History and the Seeds of Memory: Reflections on Ric Burns’ The Pilgrims

pilgrims_pbsamexperienceIn his now classic study of early nationalism, historian Benedict Anderson wrote “I propose the following definition of the nation: it is an imagined political community—and imagined as both inherently limited and sovereign. It is imagined because the members of even the smallest nation will never know most of their fellow-members, meet them, or even hear of them, yet in the minds of each lives the image of their communion…. Communities are to be distinguished, not by their falsity/genuineness, but by the style in which they are imagined….”[1] While Puritan society was not a “nation” in the sense that Anderson meant it, his reflections nonetheless are evident in Ric Burns’ documentary, The Pilgrims. Burns seeks not to merely retell the Thanksgiving story, but to understand why Plimouth Rock and the popular Thanksgiving story (much of which is inaccurate) is such a pervasive part of the American origins story.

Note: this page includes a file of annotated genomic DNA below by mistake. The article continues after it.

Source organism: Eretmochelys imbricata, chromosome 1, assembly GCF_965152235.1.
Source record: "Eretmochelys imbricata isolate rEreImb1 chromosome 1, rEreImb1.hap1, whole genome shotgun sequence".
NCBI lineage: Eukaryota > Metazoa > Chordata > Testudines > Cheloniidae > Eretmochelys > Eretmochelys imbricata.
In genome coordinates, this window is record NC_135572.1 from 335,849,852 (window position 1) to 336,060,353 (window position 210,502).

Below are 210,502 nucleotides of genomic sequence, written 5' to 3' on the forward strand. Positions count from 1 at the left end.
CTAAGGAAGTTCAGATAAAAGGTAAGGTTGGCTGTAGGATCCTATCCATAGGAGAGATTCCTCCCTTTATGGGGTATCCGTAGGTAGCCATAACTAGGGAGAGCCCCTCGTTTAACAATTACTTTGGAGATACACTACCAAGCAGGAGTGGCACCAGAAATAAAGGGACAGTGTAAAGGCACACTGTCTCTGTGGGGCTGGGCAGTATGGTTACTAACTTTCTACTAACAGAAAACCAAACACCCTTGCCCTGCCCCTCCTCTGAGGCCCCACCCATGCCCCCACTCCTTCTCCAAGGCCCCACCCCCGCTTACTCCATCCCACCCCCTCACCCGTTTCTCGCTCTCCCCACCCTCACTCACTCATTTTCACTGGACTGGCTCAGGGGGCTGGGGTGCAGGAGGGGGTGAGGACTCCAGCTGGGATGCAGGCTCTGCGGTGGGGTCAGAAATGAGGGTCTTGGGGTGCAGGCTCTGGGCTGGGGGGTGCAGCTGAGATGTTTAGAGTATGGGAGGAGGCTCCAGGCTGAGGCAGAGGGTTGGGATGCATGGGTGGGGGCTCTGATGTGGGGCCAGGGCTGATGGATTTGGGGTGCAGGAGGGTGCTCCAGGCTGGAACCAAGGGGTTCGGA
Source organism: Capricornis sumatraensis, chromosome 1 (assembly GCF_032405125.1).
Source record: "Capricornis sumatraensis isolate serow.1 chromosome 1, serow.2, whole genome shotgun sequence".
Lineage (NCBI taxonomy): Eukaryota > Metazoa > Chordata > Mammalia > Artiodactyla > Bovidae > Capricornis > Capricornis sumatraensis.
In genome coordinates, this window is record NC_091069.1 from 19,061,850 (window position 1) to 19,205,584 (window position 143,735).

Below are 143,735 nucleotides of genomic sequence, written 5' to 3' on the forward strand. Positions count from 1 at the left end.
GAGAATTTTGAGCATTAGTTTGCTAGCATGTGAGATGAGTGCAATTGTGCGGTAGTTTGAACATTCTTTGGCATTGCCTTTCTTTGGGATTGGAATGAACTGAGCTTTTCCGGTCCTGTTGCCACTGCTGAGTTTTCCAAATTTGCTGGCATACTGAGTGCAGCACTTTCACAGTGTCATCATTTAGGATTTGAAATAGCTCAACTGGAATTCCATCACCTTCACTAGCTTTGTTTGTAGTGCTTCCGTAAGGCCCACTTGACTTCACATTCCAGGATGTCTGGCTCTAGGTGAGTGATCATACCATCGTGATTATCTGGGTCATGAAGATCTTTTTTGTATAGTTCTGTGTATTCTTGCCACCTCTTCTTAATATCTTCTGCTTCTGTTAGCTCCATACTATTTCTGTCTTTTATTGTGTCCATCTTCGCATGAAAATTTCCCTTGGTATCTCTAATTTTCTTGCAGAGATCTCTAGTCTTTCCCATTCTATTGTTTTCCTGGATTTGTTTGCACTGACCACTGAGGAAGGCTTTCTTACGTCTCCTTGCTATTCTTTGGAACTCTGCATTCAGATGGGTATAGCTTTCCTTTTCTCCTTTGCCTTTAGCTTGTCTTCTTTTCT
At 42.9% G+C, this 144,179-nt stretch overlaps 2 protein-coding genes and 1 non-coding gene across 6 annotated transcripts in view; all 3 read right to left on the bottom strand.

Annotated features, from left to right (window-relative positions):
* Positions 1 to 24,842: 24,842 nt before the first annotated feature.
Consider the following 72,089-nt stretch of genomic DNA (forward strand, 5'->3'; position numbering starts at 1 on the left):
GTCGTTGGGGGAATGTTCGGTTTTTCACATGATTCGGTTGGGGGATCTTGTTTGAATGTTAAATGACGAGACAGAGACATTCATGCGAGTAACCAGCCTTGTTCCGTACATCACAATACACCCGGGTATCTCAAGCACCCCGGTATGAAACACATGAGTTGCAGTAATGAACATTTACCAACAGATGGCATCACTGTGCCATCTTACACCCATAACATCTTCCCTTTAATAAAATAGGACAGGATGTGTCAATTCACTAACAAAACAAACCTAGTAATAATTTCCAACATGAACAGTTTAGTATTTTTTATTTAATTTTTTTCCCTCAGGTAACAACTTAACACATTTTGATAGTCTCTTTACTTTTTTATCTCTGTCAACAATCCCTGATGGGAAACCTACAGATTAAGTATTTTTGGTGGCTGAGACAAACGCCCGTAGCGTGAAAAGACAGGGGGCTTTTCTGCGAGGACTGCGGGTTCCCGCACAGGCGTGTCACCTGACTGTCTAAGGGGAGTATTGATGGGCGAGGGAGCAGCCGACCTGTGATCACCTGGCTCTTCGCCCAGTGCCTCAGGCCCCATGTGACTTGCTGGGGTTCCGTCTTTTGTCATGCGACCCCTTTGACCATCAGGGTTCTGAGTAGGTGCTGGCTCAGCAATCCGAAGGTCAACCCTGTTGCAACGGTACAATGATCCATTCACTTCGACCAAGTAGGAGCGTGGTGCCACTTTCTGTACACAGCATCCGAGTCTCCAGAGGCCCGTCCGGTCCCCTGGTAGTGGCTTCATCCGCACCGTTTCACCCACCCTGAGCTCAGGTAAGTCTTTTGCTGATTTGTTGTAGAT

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The Week in Early American History

TWEAH

We have an abundance of links for your Sunday morning reading pleasure. Read on, fellow early Americanists:

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